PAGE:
In a case previously summarized in the The Letter of the Law, a New York federal court has considered whether a jury properly awarded damages to a handicapped individual who was alleging discrimination against an apartment-locating service- click here to read the earlier decision in this case.
Space Hunters, Inc. ("Company") is a referral service for people who were looking for apartments in New York City, receiving a referral fee for its services. John McDermott ("McDermott") is the president and only employee of the Company. When calls are made to the Company's phone number, a short conversation about where and what type of rental the individual seeks occurs and then the possible renters are directed to come to the Company's offices for further discussions about rental possibilities.
Keith Toto ("Prospective Tenant") was a deaf person who was searching for an apartment. After seeing a newspaper advertisement from the Company, he called the Company to see if it could help him locate an apartment, using a relay service operator (which is a service deaf individuals use to make phone calls). McDermott allegedly informed the Prospective Tenant that he did not accept calls from relay operator services and also directed profanities at the Prospective Tenant.
The Prospective Tenant filed a claim with the United States Department of Housing and Urban Development ("HUD") alleging housing discrimination. As part of its investigation, HUD directed tester William Donegan to call the Company posing as a deaf individual, and he was allegedly told that the Company didn't assist disabled individuals and was treated rudely by the person answering the phone. Next, a HUD investigator telephoned the Company to inquire about the Company's policy regarding handicapped individuals. The "manager" of the Company allegedly reiterated that the Company does not assist handicapped individuals.
Based on the test results, HUD determined there was reasonable cause to issue a Charge of Discrimination and so the Government filed a seven-count lawsuit that made a variety of discrimination allegations based primarily on the Company's treatment of the handicapped in violation of the federal Fair Housing Act ("Act"). The Act is intended to remove discrimination from the housing marketplace, including discrimination against the handicapped. The Company filed a motion to dismiss the lawsuit, and six of the counts were dismissed. A trial was conducted on the remaining claim over the Company's alleged intentional discrimination in violation of the Act against the Prospective Tenant for refusing to communicate through a relay service. The jury awarded the Prospective Tenant $1,500. The Company moved for judgment in its favor notwithstanding the verdict, and the Government opposed this motion and sought a permanent injunction against the Company.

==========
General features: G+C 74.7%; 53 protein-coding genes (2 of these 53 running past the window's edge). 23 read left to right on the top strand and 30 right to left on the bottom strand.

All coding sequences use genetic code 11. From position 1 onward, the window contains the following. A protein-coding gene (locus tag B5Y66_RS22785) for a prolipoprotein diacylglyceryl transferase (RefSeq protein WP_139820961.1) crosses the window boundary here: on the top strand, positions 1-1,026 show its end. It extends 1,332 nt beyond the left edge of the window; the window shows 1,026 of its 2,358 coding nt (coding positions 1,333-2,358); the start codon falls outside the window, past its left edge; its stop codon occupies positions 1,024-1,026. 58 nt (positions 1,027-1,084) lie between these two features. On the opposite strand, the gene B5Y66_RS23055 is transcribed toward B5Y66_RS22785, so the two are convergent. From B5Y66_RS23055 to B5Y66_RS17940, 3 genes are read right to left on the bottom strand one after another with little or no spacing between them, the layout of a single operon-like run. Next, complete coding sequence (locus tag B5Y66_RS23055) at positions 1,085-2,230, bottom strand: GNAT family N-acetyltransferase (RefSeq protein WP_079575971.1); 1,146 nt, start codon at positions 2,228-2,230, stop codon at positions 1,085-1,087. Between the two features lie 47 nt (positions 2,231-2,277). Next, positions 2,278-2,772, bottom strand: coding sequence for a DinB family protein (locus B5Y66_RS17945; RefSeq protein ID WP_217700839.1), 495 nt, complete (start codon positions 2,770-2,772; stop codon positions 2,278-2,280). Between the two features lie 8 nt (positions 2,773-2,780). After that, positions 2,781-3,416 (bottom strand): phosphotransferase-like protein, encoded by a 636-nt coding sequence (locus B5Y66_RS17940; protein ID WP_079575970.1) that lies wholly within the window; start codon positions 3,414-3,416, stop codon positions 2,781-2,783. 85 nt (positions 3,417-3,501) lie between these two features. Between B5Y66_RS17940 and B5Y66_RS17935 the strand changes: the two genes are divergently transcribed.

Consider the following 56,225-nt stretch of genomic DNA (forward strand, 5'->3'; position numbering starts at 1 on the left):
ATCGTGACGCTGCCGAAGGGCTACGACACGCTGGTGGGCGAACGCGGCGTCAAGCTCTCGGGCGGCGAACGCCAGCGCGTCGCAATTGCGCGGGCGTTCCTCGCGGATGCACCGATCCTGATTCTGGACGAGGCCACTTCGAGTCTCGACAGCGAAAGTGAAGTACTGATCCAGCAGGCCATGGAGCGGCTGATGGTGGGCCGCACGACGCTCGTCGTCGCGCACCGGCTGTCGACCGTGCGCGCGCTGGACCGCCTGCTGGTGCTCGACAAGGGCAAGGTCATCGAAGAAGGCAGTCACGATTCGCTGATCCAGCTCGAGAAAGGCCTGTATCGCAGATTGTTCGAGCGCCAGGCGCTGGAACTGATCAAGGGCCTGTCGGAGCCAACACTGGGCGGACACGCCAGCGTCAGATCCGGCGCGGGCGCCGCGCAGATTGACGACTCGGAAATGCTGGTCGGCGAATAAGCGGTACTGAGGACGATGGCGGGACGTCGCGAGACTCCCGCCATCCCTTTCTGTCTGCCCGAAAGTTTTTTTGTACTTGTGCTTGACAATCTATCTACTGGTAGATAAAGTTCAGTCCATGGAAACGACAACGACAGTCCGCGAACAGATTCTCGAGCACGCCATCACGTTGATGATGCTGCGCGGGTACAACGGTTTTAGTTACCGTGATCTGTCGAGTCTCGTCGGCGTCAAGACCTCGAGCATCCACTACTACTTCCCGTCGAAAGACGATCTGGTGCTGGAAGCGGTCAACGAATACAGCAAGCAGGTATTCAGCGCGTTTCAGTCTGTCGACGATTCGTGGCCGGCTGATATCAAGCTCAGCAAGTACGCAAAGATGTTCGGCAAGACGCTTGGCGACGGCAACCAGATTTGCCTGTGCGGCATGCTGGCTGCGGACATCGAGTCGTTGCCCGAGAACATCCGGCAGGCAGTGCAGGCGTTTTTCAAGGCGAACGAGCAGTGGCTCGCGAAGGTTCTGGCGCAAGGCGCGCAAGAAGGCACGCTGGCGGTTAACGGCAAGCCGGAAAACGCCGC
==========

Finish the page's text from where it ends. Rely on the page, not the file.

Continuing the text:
The United States District Court for the Southern District of New York upheld the jury verdict and also granted the Government's motion for a permanent injunction against the Company. First, the court considered the Company's motion for judgment in its favor. Looking at the applicable standards, a court can only grant such a motion when there is no evidence to support the jury verdict. The Company argued that there was no evidence to support the jury verdict of intentional discrimination, as the Company treats all callers in the same way by telling them they need to come into the Company's offices to discuss rental possibilities.
The court rejected this argument, finding that McDermott testified that he does not speak with relay operators, suggesting that he intentionally discriminated against deaf individuals. The court also found that McDermott did engage in some conversation with other perspective tenants, such as asking them where they wanted to live, again showing an animus towards deaf individuals. Finally, McDermott had testified that he only wants "able-bodied" individuals to come to his office. Based on this evidence, the court found that it was reasonable for the jury to conclude that the Company had intentionally discriminated against the Prospective Tenant. Thus, the court affirmed the jury verdict award to the Prospective Tenant.
Next, the court considered the Government's motion for a permanent injunction against the Company. One of the remedies for Act violations is injunctive relief in order to avoid future discrimination by the individuals who have violated the Act. The relief sought by the Government included an injunction barring the Company from: 1) violating the Act in the future; 2) denying access to services relating to the rental of properties; and 3) refusing to accept calls from relay service operators. The Government also sought the imposition of record keeping requirements on the Company for a number of years, in order to insure compliance with the injunction the Government sought. The court agreed that the injunctive relief sought by the Government was appropriate and that the record-keeping requirements were necessary because McDermott had previously violated fair housing laws, causing the forfeiture of his broker's license in 1997. Therefore, the court entered the injunction sought by the Government against the Company and also imposed the record-keeping requirements sought by the Government as well.
United States of America v. Space Hunters, Inc., No. 00 Civ. 1781 (RCC), 2004 WL 2674608 (S.D.N.Y. Nov. 23, 2004). [Note: When an official reporter citation becomes available for this case, the citation will be updated to reflect this information].